The mass, every mass, is about Jesus and the Pascal Mystery. There are no masses for children, or teens. There are masses that are directed to those present, and that may be children or teens. But the mass is always about the Pascal Mystery and Jesus.
On the Ascension we are called by the Church to remember Jesus’ promises to the apostles, his ascension, and the angles who called us to remember his return.
The priest may make mention of what is happening in the lives of the children, but if this was a Sunday mass, for the congregation, the message cannot be limited to the children. He could have used the children as a springboard to speak of the actions in Jesus in all of us and that being related to the Ascension, but this mass was the Ascension mass.
Next year, ask to have the mass on a different day like we did in our parish. We had first communions at the usual 6PM Thursday mass so as to not interfere with the proper adoration of God at the Sunday mass.
Even with special written material asking families to refrain from taking videos and still photos, there was still the usual insensitive ones who disregarded the sacrament and needed a photo op. Fr announced the photo op’s after mass, either as a group, as individuals, as families, but he still could not get the people to process prayerfully to communion. A poor example for the children.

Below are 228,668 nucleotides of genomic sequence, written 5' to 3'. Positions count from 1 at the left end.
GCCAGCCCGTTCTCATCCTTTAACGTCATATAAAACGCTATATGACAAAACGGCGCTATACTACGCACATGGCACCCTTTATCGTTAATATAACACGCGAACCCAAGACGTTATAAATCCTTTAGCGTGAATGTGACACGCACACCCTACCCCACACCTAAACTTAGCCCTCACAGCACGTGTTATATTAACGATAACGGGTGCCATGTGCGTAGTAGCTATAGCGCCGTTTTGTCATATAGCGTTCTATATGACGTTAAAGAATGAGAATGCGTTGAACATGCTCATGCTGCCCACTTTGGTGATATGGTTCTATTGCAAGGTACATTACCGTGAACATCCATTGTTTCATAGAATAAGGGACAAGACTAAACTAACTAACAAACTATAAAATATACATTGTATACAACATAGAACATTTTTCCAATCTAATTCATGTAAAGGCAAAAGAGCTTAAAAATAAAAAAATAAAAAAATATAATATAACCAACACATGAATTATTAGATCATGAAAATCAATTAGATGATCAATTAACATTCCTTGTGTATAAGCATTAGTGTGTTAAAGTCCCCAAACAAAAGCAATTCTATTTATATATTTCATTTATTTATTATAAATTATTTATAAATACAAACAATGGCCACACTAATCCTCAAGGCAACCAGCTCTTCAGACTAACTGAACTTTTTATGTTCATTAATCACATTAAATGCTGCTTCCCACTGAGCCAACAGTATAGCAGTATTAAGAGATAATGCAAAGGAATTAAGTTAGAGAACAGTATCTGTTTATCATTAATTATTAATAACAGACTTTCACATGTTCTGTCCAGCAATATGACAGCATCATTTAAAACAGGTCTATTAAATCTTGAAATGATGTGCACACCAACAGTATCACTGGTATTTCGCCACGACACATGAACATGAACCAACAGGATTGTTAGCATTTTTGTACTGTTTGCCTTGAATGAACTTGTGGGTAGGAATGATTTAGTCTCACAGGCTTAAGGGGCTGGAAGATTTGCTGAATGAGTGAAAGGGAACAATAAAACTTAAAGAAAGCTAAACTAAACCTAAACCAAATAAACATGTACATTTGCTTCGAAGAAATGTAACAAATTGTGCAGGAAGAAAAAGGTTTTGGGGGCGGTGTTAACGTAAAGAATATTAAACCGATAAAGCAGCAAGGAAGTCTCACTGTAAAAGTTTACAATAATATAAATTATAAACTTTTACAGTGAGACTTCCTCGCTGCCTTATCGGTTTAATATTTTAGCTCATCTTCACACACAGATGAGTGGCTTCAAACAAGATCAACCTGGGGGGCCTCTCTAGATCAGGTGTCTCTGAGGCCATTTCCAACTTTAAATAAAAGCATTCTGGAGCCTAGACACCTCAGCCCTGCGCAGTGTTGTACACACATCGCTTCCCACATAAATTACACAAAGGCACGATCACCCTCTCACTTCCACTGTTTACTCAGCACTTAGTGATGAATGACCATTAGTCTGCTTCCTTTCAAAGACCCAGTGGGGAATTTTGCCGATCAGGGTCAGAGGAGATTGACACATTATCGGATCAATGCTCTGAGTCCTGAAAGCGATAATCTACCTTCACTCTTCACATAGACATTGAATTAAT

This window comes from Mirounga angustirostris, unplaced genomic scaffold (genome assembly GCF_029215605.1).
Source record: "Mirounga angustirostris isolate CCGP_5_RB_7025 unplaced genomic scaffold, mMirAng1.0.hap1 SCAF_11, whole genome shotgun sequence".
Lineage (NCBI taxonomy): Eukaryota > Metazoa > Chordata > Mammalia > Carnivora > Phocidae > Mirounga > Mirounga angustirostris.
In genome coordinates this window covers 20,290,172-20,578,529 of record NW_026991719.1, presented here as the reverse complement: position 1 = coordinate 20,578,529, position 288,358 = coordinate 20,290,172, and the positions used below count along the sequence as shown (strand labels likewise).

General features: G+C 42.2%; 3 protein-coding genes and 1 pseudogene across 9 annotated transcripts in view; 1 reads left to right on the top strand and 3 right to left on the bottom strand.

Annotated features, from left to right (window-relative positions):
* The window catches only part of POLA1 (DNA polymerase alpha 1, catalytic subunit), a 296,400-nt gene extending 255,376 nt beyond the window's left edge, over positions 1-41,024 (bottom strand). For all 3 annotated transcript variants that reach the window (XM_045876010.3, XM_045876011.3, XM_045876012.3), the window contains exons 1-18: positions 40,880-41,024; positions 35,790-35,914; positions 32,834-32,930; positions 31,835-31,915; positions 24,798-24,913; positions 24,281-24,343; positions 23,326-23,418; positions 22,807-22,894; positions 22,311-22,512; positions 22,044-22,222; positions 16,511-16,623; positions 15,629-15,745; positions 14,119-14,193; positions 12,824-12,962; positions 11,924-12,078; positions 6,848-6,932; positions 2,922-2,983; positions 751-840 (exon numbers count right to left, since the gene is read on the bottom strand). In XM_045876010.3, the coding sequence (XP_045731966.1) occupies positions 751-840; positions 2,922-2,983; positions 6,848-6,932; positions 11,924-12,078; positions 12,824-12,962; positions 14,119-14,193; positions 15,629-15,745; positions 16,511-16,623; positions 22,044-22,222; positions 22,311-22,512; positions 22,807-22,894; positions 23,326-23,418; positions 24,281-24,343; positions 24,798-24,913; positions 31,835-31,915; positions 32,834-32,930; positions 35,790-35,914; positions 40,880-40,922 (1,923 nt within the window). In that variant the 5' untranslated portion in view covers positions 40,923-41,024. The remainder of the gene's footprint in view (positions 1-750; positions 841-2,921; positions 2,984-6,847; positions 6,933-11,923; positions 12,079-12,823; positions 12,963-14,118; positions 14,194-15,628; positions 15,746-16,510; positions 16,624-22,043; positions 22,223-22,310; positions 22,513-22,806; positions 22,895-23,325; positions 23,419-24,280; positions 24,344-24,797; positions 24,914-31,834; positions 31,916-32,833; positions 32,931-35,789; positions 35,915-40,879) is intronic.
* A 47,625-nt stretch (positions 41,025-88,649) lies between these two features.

Ascension is celebrated once a year, communion everyday. First communion is communion like every other communion. A sacrament of initiation that continues throughout your life. It should be as important for you today as it is for your child on that Feast of the Ascension.
Ask Fr to speak about the meaning of communion on the Feast of Corpus Christi. That is when we remember what communion means. We set a day aside for this. Even this mass should be focused on the Pascal Mystery (of which communion is part).
Last week, on Thursday evening, we had conformation, some weeks we have baptisms and once in a while weddings.
This is probably a little harsh, but I know some priests don’t know how to speak in such a way as to include children in a homily that is addressed to the greater Church.